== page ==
Power & Motoryacht

Time for a Change

Source: Employees of Panama City’s Gulf Coast Marine Service removing an engine.

HOW TO MAKE A GOOD BOAT EVEN BETTER

A couple years ago, aft er six decades of abuse, my hips gave up the ghost and I had to have them replaced with shiny new artificial joints. I dreaded the two procedures, but both turned out to be less horrible than either of the two times I had to swap engines out of a boat. A hip has only a couple of parts, and they’re easy to replace if you have a scalpel, a saw, and a hammer. (At least that’s what my orthopedic surgeon said.) An engine? Not so simple: The in-and-out will most likely be both stressful to one’s psyche and debilitating to one’s finances. But like my clapped-out acetabulofemoral joints, when an engine’s dead, it’s dead, and repowering is the only answer.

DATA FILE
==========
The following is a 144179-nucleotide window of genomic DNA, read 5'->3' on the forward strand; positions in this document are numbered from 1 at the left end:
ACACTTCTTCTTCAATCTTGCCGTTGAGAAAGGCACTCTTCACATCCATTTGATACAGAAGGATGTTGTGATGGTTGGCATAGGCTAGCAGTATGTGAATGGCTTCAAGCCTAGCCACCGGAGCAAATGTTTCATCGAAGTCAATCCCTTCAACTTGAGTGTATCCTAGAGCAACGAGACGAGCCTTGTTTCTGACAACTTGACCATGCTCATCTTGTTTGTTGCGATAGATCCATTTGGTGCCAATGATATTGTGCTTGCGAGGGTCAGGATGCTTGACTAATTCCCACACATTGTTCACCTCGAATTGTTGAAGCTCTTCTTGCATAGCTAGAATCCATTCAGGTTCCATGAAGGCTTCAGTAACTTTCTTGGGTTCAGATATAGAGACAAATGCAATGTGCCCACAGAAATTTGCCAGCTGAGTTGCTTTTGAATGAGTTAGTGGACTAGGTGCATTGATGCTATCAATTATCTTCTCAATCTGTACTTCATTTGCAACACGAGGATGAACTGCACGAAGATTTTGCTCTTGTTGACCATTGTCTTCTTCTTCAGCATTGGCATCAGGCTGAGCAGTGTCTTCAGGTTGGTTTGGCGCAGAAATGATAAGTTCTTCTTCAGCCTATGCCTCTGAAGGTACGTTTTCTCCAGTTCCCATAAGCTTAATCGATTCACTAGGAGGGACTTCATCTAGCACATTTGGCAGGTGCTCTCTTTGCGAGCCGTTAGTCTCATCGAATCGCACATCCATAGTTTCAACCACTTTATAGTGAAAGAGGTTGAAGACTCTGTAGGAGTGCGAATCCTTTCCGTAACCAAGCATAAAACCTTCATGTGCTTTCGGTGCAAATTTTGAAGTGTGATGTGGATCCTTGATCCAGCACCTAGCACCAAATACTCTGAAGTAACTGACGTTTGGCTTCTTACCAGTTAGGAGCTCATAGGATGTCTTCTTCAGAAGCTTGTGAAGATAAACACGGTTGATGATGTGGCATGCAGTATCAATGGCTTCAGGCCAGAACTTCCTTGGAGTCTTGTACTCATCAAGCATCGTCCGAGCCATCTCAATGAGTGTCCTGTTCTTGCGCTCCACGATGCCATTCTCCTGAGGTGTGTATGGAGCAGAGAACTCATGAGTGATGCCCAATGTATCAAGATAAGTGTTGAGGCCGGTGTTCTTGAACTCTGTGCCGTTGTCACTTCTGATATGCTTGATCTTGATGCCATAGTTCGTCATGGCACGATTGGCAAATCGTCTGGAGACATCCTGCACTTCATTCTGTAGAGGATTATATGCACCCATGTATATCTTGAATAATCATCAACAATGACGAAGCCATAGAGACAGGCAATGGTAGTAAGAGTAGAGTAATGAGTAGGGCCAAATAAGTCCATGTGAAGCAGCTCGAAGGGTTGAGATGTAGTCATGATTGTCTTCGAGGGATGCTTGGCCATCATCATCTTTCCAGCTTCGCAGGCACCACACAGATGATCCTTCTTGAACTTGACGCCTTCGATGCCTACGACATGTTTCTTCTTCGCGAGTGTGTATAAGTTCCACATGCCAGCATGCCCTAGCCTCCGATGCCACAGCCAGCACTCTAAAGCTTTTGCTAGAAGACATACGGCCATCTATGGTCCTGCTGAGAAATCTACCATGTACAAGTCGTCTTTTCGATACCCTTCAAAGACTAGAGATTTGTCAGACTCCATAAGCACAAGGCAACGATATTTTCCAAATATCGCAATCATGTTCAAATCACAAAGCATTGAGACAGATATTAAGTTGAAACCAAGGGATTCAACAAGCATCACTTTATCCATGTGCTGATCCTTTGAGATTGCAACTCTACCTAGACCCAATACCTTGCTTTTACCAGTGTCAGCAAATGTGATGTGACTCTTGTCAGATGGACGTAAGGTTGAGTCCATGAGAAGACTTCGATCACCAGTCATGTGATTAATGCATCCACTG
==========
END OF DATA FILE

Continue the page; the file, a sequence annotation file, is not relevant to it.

Modern marine engines last a long time; a thousand hours of service is what we expect. Those who buy new, or even moderately

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